The country’s unemployment rate fell back to pre-pandemic levels in October this year on increased economic activities ahead of the holiday season, the Philippine Statistics Authority (PSA) said.
Based on the results of the October 2022 Labor Force Survey released by the PSA on Wednesday, Dec. 7, the country’s jobless rate dropped to 4.5 percent, its lowest record since October 2019.
National Statistician Claire Dennis Mapa said the latest unemployment rate was lower than last year’s 7.4 percent and the five percent posted in September.
Correspondingly, employment rate increased to 95.5 percent, the highest record since the start of the pandemic. This translates to an employment level of 47.1 million in October, 3.3 million higher than in the same period last year.
“The country’s sustained recovery of the labor market backs our confidence that our policies and interventions to reinvigorate our economy are working,” Socioeconomic Planning Secretary Arsenio M. Balisacan said.
Likewise, the labor force participation rate accelerated further to 64.2 percent from 62.6 percent in October 2021, translating to an additional two million individuals entering the work force.
“Our move to finally open face-to-face classes at full capacity has paved the way for us to immediately address the learning losses from the pandemic—this is a precursor to a workforce that demonstrates competence and high productivity,” Balisacan said.
“Also, with children back in school, parents-at-home—especially mothers—are also able to pursue more income opportunities,” he added.
The majority of the increase in employment came from the services and industry sectors.
Meanwhile, the agriculture sector posted employment loss, particularly in agriculture and forestry as a result of the tropical cyclones that entered the country in October 2022.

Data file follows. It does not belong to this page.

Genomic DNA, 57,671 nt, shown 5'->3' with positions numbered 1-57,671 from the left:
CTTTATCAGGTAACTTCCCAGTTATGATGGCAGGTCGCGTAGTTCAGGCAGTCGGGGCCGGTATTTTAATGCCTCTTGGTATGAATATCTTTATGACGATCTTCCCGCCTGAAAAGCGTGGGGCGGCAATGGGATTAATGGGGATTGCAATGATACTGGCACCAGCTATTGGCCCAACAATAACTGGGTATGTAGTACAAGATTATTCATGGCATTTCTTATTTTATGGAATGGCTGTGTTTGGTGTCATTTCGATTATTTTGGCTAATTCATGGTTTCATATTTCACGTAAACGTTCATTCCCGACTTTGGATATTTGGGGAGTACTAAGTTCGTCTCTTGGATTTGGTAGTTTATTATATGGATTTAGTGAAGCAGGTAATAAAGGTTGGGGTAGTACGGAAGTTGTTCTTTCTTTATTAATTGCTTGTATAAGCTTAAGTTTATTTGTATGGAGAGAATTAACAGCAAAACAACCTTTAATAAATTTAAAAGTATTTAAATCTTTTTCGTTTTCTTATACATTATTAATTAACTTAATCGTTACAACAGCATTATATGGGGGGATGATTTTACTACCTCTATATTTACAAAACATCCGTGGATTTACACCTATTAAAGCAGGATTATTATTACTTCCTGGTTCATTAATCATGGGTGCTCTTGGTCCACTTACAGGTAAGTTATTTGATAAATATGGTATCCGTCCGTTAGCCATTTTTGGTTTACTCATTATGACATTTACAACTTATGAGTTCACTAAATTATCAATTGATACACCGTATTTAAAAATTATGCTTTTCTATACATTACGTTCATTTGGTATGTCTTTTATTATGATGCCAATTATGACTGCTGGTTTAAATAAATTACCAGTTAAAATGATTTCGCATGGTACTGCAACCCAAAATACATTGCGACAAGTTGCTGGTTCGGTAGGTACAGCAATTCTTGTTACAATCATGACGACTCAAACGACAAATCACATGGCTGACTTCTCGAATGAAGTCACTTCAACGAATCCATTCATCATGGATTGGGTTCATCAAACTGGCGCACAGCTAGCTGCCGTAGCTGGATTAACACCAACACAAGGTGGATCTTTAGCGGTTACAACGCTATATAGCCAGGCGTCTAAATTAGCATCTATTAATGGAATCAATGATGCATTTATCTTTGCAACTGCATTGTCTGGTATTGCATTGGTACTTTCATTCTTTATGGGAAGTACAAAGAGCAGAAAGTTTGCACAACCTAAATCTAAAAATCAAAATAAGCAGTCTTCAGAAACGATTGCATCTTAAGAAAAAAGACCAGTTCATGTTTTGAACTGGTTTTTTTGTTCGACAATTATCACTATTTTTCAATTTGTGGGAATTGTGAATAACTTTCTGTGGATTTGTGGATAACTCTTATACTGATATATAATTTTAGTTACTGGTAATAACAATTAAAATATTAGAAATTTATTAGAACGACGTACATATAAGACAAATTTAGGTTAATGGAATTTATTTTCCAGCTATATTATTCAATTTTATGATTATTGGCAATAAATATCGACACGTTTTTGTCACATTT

However, this contraction in the sector was slightly moderated by fishing and aquaculture, which recorded 34,000 additional employment during the period.
On the other hand, the underemployment rate fell to 14.2 percent from 16.1 percent in October 2021, or 371,000 fewer underemployed persons.
Nevertheless, the number of invisibly underemployed continues to increase as more seek to earn additional income amid the persistent rise in commodity prices.
“While the employment numbers have improved, we recognize that we need to expand efforts towards creating more and high quality employment by improving workforce employability. We need to do this if we really want to pursue economic transformation,” Balisacan said.
For one, Balisacan affirmed the government’s commitment to boosting the country’s disaster resilience as the La Niña season is expected to persist until March next year.
These include the effective implementation of emergency employment programs to minimize employment losses, leveraging technology that will improve knowledge-sharing, and establishing preventive and responsive measures for disaster risk reduction and management across the country.
Recognizing the private sector as the country’s engine for growth, Balisacan likewise urged for more public-private partnerships to expand skills development and opportunities in the country.